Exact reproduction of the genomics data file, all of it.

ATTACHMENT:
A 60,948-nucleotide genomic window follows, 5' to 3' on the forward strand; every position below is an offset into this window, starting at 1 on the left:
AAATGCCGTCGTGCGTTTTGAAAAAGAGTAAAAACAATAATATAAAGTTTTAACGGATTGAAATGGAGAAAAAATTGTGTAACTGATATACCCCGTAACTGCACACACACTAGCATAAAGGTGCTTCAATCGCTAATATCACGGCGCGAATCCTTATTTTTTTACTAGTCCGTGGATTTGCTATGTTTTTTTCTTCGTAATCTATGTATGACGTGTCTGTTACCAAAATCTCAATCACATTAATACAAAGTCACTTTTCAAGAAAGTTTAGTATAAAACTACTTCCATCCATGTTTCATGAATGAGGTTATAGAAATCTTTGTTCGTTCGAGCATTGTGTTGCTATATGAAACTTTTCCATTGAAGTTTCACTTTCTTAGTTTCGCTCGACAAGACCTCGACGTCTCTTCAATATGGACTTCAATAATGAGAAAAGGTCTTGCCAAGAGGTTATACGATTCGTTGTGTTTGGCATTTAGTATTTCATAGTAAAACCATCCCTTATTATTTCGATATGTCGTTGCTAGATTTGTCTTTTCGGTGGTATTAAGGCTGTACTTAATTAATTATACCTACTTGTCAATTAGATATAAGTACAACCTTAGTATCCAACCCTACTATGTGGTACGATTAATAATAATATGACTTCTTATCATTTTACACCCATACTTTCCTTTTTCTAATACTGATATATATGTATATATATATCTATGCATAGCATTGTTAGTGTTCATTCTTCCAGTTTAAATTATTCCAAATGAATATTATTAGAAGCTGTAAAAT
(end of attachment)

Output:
A 60,948-nucleotide genomic window follows, 5' to 3' on the forward strand; every position below is an offset into this window, starting at 1 on the left:
AAATGCCGTCGTGCGTTTTGAAAAAGAGTAAAAACAATAATATAAAGTTTTAACGGATTGAAATGGAGAAAAAATTGTGTAACTGATATACCCCGTAACTGCACACACACTAGCATAAAGGTGCTTCAATCGCTAATATCACGGCGCGAATCCTTATTTTTTTACTAGTCCGTGGATTTGCTATGTTTTTTTCTTCGTAATCTATGTATGACGTGTCTGTTACCAAAATCTCAATCACATTAATACAAAGTCACTTTTCAAGAAAGTTTAGTATAAAACTACTTCCATCCATGTTTCATGAATGAGGTTATAGAAATCTTTGTTCGTTCGAGCATTGTGTTGCTATATGAAACTTTTCCATTGAAGTTTCACTTTCTTAGTTTCGCTCGACAAGACCTCGACGTCTCTTCAATATGGACTTCAATAATGAGAAAAGGTCTTGCCAAGAGGTTATACGATTCGTTGTGTTTGGCATTTAGTATTTCATAGTAAAACCATCCCTTATTATTTCGATATGTCGTTGCTAGATTTGTCTTTTCGGTGGTATTAAGGCTGTACTTAATTAATTATACCTACTTGTCAATTAGATATAAGTACAACCTTAGTATCCAACCCTACTATGTGGTACGATTAATAATAATATGACTTCTTATCATTTTACACCCATACTTTCCTTTTTCTAATACTGATATATATGTATATATATATCTATGCATAGCATTGTTAGTGTTCATTCTTCCAGTTTAAATTATTCCAAATGAATATTATTAGAAGCTGTAAAAT